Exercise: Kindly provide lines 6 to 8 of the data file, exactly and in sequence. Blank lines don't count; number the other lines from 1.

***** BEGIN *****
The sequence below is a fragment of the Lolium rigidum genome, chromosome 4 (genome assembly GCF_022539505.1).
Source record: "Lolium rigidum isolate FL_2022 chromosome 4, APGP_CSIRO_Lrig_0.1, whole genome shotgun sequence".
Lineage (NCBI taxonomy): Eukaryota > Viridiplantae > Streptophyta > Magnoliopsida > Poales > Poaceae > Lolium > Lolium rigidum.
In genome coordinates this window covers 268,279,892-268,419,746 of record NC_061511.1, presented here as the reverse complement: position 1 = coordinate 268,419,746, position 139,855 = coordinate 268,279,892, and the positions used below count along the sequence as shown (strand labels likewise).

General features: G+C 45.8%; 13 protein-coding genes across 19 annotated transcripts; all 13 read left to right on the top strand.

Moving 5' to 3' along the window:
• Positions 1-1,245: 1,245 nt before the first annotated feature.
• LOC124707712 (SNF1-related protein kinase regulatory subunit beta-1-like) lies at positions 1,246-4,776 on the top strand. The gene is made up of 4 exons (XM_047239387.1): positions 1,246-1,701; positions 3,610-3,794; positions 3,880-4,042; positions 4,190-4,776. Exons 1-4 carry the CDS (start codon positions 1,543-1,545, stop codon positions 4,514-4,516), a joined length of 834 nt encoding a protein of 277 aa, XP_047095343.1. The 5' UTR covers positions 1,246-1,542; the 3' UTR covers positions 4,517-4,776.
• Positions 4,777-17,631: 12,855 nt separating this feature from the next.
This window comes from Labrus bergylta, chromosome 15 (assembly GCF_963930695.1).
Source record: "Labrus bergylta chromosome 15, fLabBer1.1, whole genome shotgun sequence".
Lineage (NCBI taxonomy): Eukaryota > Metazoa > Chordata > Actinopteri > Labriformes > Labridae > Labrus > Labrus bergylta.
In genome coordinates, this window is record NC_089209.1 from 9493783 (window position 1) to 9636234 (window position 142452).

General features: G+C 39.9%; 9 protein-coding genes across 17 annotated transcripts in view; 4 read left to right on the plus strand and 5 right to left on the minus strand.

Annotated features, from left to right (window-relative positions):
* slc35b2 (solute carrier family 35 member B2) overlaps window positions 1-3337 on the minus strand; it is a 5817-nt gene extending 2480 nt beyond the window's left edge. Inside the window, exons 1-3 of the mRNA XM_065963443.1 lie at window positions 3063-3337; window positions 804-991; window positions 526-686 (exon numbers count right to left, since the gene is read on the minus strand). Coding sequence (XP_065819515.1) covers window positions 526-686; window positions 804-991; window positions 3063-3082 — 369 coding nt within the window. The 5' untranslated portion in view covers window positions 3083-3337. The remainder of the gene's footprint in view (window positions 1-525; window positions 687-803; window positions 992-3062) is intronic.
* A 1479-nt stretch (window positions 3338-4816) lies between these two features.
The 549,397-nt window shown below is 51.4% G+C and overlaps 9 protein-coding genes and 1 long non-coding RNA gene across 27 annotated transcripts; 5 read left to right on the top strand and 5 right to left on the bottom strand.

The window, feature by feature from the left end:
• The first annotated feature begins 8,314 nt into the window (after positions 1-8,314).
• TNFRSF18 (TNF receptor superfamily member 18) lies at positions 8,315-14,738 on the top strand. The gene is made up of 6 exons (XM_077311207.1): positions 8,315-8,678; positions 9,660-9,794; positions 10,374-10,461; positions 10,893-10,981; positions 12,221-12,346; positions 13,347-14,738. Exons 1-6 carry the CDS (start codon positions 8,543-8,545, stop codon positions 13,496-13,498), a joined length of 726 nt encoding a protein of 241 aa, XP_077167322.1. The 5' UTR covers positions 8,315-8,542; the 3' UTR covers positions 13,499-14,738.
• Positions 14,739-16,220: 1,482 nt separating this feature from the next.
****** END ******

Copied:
Moving 5' to 3' along the window:
• Positions 1-1,245: 1,245 nt before the first annotated feature.
• LOC124707712 (SNF1-related protein kinase regulatory subunit beta-1-like) lies at positions 1,246-4,776 on the top strand. The gene is made up of 4 exons (XM_047239387.1): positions 1,246-1,701; positions 3,610-3,794; positions 3,880-4,042; positions 4,190-4,776. Exons 1-4 carry the CDS (start codon positions 1,543-1,545, stop codon positions 4,514-4,516), a joined length of 834 nt encoding a protein of 277 aa, XP_047095343.1. The 5' UTR covers positions 1,246-1,542; the 3' UTR covers positions 4,517-4,776.